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Plaza de Mayo - Detail — Fotopedia
Plaza de Mayo - Detail - Buenos Aires
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Plaza de Mayo

The Plaza de Mayo (Spanish pronunciation: [ˈplasa ðe ˈmaʝo]; English: May Square) is the main square in the Monserrat barrio of central Buenos Aires, Argentina. It is flanked by Hipólito Yrigoyen, Balcarce, Rivadavia and Bolívar streets.

Since being the scene of the 25 May 1810 revolution that led to independence, the plaza has been a hub of political life in Argentina.


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Pirámide de Mayo

The Pirámide de Mayo (Spanish pronunciation: [piˈɾamiðe ðe ˈmaʝo]; English: May Pyramid), located at the hub of the Plaza de Mayo, is the oldest national monument in the City of Buenos Aires. Its construction was ordered in 1811 by the Primera Junta to celebrate the first anniversary of the May Revolution. It was renovated in 1856, under the direction of Prilidiano Pueyrredón. In 1912, after having undergone many modifications, it was moved 63 metres (68.9 yards) to the east, with the idea that a much larger monument would eventually be constructed around it.

The monument is crowned by an allegory of Liberty, the work of the French sculptor Joseph Dubourdieu. From the ground to the peak of the statue's Phrygian cap, the Pyramid measures 18.76 metres (61.5 feet).


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Buenos Aires

Buenos Aires (/ˈbwnəs ˈɛərz/ or /ˈrɪs/, Spanish: [ˈbwenos ˈaiɾes]) is the capital and largest city of Argentina, and the second-largest metropolitan area in South America, after Greater São Paulo. It is located on the western shore of the estuary of the Río de la Plata, on the continent's southeastern coast. The Greater Buenos Aires conurbation, which also includes several Buenos Aires Province districts, constitutes the third-largest conurbation in Latin America, with a population of around thirteen million.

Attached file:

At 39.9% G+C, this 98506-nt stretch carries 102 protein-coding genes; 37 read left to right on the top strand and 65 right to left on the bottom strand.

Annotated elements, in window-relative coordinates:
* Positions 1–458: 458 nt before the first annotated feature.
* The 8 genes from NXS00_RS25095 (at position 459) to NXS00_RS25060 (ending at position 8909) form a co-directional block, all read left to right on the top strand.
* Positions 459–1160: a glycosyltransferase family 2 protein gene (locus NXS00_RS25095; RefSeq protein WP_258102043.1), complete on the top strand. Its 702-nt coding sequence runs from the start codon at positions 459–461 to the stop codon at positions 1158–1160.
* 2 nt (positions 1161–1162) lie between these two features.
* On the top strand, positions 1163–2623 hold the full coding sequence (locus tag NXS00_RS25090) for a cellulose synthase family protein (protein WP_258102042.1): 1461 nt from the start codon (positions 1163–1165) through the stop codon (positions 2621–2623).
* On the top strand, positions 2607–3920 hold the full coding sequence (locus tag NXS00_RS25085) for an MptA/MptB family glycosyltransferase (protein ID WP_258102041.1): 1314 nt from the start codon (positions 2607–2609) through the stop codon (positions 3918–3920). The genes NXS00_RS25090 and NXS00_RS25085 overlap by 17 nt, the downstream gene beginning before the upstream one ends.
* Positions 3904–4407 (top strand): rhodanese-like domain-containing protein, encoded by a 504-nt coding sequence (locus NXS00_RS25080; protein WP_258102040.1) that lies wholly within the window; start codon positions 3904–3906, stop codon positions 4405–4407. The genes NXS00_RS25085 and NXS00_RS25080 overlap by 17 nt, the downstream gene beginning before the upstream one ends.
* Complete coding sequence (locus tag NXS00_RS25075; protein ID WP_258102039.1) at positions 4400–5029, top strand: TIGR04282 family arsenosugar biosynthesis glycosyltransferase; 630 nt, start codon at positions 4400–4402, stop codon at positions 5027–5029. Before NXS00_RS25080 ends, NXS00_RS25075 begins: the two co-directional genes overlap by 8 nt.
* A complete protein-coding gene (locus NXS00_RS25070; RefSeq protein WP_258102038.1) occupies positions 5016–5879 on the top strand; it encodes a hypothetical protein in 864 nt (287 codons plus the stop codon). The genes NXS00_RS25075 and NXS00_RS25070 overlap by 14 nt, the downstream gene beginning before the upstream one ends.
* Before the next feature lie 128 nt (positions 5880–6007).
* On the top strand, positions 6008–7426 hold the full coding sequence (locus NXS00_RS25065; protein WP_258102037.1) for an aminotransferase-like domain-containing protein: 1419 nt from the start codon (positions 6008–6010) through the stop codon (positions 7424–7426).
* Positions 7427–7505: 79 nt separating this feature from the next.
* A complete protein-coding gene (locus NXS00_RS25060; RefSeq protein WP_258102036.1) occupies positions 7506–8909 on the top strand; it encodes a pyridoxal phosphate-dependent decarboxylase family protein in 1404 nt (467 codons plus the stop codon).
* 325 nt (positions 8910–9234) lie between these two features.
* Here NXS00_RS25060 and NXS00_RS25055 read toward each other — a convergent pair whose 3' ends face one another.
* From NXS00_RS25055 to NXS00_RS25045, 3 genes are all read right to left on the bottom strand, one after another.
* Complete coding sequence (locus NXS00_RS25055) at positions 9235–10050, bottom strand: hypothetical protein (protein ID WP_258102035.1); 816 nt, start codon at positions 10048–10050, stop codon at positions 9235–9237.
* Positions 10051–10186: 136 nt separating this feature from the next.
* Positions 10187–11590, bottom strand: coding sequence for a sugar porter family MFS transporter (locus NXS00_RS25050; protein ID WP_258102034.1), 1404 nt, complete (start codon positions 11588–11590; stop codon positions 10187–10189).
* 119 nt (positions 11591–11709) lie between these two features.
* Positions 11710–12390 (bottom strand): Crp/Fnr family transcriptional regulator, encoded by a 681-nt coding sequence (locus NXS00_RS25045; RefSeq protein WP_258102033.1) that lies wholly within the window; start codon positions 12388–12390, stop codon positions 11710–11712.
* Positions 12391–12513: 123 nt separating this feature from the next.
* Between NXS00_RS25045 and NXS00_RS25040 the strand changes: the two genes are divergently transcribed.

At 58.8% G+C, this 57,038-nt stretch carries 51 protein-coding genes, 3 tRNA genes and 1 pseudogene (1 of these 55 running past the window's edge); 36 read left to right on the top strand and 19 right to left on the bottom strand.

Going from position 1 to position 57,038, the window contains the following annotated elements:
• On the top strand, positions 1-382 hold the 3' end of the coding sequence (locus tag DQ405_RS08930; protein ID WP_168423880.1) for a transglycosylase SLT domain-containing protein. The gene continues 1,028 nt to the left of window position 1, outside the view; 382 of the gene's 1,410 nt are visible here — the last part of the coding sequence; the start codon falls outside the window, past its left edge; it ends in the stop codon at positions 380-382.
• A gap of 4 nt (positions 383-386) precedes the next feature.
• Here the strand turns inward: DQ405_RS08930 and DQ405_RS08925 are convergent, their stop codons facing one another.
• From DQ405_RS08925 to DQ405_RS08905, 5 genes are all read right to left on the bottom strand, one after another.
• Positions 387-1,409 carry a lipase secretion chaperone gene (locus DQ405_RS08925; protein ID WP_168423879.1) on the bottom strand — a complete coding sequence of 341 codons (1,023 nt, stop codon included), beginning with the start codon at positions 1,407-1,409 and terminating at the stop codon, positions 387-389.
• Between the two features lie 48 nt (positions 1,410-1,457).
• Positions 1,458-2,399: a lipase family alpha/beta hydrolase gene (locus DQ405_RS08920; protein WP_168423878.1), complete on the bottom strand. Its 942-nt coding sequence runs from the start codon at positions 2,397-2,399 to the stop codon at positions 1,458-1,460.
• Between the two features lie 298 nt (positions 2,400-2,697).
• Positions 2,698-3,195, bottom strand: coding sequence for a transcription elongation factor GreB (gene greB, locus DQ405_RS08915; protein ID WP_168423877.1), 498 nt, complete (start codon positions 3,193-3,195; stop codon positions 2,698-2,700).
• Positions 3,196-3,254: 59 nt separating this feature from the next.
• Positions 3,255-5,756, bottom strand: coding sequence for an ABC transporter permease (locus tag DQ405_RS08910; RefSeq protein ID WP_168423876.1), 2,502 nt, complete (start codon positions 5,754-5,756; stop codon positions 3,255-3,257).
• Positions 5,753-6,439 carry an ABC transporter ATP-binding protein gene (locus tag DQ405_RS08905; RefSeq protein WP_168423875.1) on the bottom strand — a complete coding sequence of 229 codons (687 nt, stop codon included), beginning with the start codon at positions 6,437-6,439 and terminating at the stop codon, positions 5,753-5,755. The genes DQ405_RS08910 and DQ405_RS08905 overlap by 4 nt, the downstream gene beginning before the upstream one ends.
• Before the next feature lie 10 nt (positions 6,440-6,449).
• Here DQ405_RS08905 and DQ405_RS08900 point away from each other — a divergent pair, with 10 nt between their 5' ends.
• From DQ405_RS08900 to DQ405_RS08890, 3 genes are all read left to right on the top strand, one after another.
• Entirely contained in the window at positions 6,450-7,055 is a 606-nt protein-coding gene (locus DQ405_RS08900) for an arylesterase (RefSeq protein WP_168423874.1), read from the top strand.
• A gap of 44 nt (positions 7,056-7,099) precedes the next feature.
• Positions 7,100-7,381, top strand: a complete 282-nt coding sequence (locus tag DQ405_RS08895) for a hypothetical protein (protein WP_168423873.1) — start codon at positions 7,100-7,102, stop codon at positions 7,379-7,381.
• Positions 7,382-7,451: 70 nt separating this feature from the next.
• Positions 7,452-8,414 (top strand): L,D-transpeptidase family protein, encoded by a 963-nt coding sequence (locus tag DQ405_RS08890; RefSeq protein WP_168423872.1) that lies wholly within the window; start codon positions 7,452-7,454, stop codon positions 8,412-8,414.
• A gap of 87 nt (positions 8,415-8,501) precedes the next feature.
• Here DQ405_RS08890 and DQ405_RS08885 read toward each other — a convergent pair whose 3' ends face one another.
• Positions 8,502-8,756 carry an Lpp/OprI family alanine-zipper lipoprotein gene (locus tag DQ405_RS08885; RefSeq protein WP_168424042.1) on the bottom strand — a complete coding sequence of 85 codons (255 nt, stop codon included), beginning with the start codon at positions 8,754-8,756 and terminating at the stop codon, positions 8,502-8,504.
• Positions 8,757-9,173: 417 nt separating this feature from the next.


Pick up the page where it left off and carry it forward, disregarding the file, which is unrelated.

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May Revolution

The May Revolution (Spanish: Revolución de Mayo) was a week-long series of events that took place from May 18 to 25, 1810, in Buenos Aires, capital of the Viceroyalty of the Río de la Plata. This Spanish colony included roughly the territories of present-day Argentina, Bolivia, Paraguay and Uruguay. The result was the removal of Viceroy Baltasar Hidalgo de Cisneros and the establishment of a local government, the Primera Junta (First Junta), on May 25.

The May Revolution was a direct reaction to Spain's Peninsular War. In 1808, King Ferdinand VII of Spain abdicated in favor of Napoleon, who granted the throne to his brother, Joseph Bonaparte. A Supreme Central Junta led resistance to Joseph's government and the French occupation of Spain, but eventually suffered a series of reversals that resulted in the Spanish loss of the northern half of the country. On February 1, 1810, French troops took Seville and gained control of most of Andalusia. The Supreme Junta retreated to Cadiz and dissolved itself, and the Council of Regency of Spain and the Indies replaced it. News of these events arrived in Buenos Aires on May 18, brought by British ships.


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Monserrat, Buenos Aires

Monserrat (Spanish: [monseˈrat]) or Montserrat (in the original Catalan name, pronounced: [munsəˈrat]) is a neighbourhood in the east of the Buenos Aires CBD. The district features some of the most important public buildings in Buenos Aires, including city hall, the city legislature, Casa Rosada, the Colegio Nacional de Buenos Aires and the Libertador Building (Ministry of Defense), among others.

Avenida de Mayo runs through the Monserrat district, connecting Plaza de Mayo and the Plaza de los Dos Congresos (Congressional Plaza).

A block, or two, south of the Plaza de Mayo, the older section of Monserrat begins. This is Buenos Aires' oldest neighborhood and even today, very little of the cityscape there is less than a hundred years old (except along Belgrano Avenue), thereby making a nearly seamless transition to the likewise historic San Telmo district, to the south.